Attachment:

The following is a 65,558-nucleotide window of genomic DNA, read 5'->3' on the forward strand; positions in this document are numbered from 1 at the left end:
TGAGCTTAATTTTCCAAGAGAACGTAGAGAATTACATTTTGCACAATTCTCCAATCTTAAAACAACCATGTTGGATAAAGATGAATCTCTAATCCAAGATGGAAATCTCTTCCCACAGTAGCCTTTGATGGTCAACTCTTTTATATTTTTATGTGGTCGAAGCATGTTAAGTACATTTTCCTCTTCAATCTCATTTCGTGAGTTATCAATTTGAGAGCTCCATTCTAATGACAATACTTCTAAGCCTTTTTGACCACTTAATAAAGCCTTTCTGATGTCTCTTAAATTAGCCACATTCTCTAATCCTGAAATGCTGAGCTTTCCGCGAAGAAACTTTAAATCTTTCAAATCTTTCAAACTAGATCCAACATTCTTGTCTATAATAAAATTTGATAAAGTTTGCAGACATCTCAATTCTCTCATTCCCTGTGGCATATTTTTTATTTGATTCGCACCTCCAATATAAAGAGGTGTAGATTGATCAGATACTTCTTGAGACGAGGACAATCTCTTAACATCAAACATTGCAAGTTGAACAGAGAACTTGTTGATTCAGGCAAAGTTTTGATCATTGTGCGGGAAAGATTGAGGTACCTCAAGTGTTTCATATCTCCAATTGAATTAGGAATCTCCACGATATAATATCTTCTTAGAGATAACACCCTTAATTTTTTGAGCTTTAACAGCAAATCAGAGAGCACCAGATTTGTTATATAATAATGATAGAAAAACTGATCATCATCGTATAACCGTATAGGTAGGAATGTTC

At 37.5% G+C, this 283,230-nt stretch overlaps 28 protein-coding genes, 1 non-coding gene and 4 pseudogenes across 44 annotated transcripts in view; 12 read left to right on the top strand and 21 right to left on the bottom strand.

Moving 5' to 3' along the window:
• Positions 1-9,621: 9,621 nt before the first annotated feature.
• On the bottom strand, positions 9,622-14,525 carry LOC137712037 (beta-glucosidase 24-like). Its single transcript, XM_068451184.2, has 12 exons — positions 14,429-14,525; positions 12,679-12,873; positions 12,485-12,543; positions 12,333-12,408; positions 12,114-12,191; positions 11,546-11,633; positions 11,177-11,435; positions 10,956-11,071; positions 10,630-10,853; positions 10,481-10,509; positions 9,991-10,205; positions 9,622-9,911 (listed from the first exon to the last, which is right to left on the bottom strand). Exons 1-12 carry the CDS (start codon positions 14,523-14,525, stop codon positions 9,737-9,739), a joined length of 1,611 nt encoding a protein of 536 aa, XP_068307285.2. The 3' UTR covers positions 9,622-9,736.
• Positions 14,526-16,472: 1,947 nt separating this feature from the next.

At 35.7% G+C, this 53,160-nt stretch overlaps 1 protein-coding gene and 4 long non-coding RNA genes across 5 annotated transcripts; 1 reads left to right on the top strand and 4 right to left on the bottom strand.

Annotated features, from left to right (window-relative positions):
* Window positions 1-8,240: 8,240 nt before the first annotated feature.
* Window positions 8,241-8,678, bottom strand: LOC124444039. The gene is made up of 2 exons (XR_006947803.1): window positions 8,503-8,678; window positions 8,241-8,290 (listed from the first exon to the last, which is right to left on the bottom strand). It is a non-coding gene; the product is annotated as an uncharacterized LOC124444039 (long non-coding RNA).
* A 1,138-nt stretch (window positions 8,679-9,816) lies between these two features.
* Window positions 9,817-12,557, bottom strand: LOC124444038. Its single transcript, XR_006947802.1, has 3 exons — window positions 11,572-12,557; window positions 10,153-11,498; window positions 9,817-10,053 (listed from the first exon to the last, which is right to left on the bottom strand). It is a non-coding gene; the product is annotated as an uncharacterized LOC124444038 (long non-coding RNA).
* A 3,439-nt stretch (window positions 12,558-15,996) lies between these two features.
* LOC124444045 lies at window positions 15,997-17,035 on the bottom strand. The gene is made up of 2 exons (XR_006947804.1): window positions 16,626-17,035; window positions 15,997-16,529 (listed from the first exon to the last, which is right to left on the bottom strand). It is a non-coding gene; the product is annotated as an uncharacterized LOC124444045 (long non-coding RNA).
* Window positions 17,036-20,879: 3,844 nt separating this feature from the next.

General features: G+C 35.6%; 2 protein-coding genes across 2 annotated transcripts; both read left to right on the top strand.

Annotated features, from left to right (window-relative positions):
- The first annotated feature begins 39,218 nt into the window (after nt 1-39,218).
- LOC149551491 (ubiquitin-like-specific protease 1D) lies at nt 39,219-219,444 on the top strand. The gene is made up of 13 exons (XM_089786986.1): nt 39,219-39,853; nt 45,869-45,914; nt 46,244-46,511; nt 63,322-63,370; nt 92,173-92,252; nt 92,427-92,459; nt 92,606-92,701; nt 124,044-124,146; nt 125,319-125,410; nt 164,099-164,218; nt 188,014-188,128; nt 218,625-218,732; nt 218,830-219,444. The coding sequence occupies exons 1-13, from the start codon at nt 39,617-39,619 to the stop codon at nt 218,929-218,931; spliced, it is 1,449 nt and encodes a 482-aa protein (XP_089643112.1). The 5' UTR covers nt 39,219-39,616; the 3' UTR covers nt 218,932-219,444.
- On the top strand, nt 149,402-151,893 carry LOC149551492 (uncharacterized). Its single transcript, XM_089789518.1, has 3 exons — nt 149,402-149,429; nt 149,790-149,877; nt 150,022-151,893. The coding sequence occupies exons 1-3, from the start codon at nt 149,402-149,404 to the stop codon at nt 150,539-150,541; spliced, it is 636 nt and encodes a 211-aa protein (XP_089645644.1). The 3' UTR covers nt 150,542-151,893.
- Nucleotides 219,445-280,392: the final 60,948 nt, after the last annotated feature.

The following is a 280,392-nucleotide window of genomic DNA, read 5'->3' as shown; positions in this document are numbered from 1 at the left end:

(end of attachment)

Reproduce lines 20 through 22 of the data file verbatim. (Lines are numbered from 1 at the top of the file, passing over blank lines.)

- LOC149551491 (ubiquitin-like-specific protease 1D) lies at nt 39,219-219,444 on the top strand. The gene is made up of 13 exons (XM_089786986.1): nt 39,219-39,853; nt 45,869-45,914; nt 46,244-46,511; nt 63,322-63,370; nt 92,173-92,252; nt 92,427-92,459; nt 92,606-92,701; nt 124,044-124,146; nt 125,319-125,410; nt 164,099-164,218; nt 188,014-188,128; nt 218,625-218,732; nt 218,830-219,444. The coding sequence occupies exons 1-13, from the start codon at nt 39,617-39,619 to the stop codon at nt 218,929-218,931; spliced, it is 1,449 nt and encodes a 482-aa protein (XP_089643112.1). The 5' UTR covers nt 39,219-39,616; the 3' UTR covers nt 218,932-219,444.
- On the top strand, nt 149,402-151,893 carry LOC149551492 (uncharacterized). Its single transcript, XM_089789518.1, has 3 exons — nt 149,402-149,429; nt 149,790-149,877; nt 150,022-151,893. The coding sequence occupies exons 1-3, from the start codon at nt 149,402-149,404 to the stop codon at nt 150,539-150,541; spliced, it is 636 nt and encodes a 211-aa protein (XP_089645644.1). The 3' UTR covers nt 150,542-151,893.
- Nucleotides 219,445-280,392: the final 60,948 nt, after the last annotated feature.